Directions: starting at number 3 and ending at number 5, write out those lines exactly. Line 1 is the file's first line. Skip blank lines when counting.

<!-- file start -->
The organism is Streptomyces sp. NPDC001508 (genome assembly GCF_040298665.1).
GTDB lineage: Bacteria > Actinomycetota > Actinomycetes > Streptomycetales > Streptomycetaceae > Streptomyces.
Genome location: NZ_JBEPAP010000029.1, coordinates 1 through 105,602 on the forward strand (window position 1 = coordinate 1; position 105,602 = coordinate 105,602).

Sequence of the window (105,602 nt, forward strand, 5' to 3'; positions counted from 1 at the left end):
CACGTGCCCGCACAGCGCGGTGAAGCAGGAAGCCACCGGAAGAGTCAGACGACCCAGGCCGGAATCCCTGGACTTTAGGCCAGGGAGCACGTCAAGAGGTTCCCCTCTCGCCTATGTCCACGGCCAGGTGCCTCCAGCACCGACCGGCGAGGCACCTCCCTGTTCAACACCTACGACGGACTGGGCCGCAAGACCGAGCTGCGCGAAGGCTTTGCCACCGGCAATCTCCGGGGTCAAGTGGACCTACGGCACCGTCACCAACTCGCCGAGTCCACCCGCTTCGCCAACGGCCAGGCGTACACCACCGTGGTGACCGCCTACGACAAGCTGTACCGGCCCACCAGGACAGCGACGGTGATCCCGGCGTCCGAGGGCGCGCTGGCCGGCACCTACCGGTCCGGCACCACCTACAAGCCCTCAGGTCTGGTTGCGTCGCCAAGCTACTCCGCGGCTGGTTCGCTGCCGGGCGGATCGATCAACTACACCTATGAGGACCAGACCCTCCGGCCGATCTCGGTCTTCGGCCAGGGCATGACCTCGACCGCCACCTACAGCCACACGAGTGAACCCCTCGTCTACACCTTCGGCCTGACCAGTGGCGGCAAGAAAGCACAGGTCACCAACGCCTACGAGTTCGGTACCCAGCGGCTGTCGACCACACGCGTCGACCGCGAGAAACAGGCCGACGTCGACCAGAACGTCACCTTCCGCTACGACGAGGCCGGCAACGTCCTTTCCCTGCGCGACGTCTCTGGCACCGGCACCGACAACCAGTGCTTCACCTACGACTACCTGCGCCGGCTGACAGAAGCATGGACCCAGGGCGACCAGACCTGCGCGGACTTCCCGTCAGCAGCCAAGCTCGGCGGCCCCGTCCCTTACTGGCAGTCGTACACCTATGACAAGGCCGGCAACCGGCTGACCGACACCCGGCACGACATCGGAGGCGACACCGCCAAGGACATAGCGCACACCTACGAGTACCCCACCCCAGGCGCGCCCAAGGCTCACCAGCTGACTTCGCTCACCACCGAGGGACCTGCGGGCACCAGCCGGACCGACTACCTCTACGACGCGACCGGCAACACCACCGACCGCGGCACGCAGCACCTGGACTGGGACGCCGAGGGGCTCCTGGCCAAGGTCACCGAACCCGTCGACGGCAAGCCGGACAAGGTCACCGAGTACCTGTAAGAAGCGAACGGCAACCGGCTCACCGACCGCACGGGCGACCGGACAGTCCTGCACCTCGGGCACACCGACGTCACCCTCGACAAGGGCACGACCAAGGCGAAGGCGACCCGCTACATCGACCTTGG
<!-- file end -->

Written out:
Genome location: NZ_JBEPAP010000029.1, coordinates 1 through 105,602 on the forward strand (window position 1 = coordinate 1; position 105,602 = coordinate 105,602).

Sequence of the window (105,602 nt, forward strand, 5' to 3'; positions counted from 1 at the left end):
CACGTGCCCGCACAGCGCGGTGAAGCAGGAAGCCACCGGAAGAGTCAGACGACCCAGGCCGGAATCCCTGGACTTTAGGCCAGGGAGCACGTCAAGAGGTTCCCCTCTCGCCTATGTCCACGGCCAGGTGCCTCCAGCACCGACCGGCGAGGCACCTCCCTGTTCAACACCTACGACGGACTGGGCCGCAAGACCGAGCTGCGCGAAGGCTTTGCCACCGGCAATCTCCGGGGTCAAGTGGACCTACGGCACCGTCACCAACTCGCCGAGTCCACCCGCTTCGCCAACGGCCAGGCGTACACCACCGTGGTGACCGCCTACGACAAGCTGTACCGGCCCACCAGGACAGCGACGGTGATCCCGGCGTCCGAGGGCGCGCTGGCCGGCACCTACCGGTCCGGCACCACCTACAAGCCCTCAGGTCTGGTTGCGTCGCCAAGCTACTCCGCGGCTGGTTCGCTGCCGGGCGGATCGATCAACTACACCTATGAGGACCAGACCCTCCGGCCGATCTCGGTCTTCGGCCAGGGCATGACCTCGACCGCCACCTACAGCCACACGAGTGAACCCCTCGTCTACACCTTCGGCCTGACCAGTGGCGGCAAGAAAGCACAGGTCACCAACGCCTACGAGTTCGGTACCCAGCGGCTGTCGACCACACGCGTCGACCGCGAGAAACAGGCCGACGTCGACCAGAACGTCACCTTCCGCTACGACGAGGCCGGCAACGTCCTTTCCCTGCGCGACGTCTCTGGCACCGGCACCGACAACCAGTGCTTCACCTACGACTACCTGCGCCGGCTGACAGAAGCATGGACCCAGGGCGACCAGACCTGCGCGGACTTCCCGTCAGCAGCCAAGCTCGGCGGCCCCGTCCCTTACTGGCAGTCGTACACCTATGACAAGGCCGGCAACCGGCTGACCGACACCCGGCACGACATCGGAGGCGACACCGCCAAGGACATAGCGCACACCTACGAGTACCCCACCCCAGGCGCGCCCAAGGCTCACCAGCTGACTTCGCTCACCACCGAGGGACCTGCGGGCACCAGCCGGACCGACTACCTCTACGACGCGACCGGCAACACCACCGACCGCGGCACGCAGCACCTGGACTGGGACGCCGAGGGGCTCCTGGCCAAGGTCACCGAACCCGTCGACGGCAAGCCGGACAAGGTCACCGAGTACCTGTAAGAAGCGAACGGCAACCGGCTCACCGACCGCACGGGCGACCGGACAGTCCTGCACCTCGGGCACACCGACGTCACCCTCGACAAGGGCACGACCAAGGCGAAGGCGACCCGCTACATCGACCTTGG